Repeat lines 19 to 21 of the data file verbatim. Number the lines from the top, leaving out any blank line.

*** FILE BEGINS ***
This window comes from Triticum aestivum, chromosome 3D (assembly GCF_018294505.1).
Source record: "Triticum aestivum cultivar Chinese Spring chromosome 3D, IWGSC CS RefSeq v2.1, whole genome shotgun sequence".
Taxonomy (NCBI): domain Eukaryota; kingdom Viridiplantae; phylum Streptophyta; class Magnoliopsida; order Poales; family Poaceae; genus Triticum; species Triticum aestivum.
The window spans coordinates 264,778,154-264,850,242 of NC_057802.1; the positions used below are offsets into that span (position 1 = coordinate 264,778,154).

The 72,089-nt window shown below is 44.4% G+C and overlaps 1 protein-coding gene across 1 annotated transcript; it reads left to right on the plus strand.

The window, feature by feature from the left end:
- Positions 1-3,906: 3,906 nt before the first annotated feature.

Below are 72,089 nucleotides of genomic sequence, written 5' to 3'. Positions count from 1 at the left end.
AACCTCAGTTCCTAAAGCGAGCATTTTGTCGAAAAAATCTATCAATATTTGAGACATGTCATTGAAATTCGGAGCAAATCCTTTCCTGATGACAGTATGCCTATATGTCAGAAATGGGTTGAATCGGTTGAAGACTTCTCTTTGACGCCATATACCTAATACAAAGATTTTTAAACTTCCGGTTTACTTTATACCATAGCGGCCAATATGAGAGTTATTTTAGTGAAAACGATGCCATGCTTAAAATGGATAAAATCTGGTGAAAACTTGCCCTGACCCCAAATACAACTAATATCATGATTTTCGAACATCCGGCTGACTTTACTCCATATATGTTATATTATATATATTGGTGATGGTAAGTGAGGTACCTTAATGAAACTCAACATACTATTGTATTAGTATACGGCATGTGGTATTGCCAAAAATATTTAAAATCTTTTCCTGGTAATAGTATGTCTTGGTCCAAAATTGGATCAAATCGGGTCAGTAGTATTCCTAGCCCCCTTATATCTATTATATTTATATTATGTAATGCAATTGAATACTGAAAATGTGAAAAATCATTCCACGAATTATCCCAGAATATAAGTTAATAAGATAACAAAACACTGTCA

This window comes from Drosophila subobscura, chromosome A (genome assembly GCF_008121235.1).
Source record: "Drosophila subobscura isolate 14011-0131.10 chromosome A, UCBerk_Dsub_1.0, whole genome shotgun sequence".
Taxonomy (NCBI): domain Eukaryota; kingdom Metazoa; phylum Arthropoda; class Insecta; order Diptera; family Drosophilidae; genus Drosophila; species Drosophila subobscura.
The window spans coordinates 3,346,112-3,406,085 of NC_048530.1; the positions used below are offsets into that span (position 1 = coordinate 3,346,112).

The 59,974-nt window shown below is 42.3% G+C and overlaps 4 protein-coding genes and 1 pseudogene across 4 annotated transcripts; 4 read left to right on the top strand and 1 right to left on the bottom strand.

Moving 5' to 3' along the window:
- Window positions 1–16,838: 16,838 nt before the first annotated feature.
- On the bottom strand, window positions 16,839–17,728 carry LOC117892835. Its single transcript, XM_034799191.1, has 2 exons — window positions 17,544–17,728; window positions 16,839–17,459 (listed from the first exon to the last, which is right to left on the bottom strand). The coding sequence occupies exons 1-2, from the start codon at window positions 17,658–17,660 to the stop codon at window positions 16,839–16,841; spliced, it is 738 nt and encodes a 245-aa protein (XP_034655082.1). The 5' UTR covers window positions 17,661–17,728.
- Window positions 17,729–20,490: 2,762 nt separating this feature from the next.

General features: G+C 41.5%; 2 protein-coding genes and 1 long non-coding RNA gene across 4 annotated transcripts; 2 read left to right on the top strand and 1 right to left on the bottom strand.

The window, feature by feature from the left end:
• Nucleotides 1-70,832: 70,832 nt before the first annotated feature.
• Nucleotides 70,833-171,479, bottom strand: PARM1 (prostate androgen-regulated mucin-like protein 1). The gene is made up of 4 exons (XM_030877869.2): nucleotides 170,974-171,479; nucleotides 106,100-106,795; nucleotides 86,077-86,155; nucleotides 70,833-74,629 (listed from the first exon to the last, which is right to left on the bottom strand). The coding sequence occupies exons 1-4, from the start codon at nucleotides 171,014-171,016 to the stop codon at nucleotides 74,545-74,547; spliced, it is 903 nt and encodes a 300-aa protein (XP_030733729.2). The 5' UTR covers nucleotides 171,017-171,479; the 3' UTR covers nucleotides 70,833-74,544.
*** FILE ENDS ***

General features: G+C 41.5%; 2 protein-coding genes and 1 long non-coding RNA gene across 4 annotated transcripts; 2 read left to right on the top strand and 1 right to left on the bottom strand.

The window, feature by feature from the left end:
• Nucleotides 1-70,832: 70,832 nt before the first annotated feature.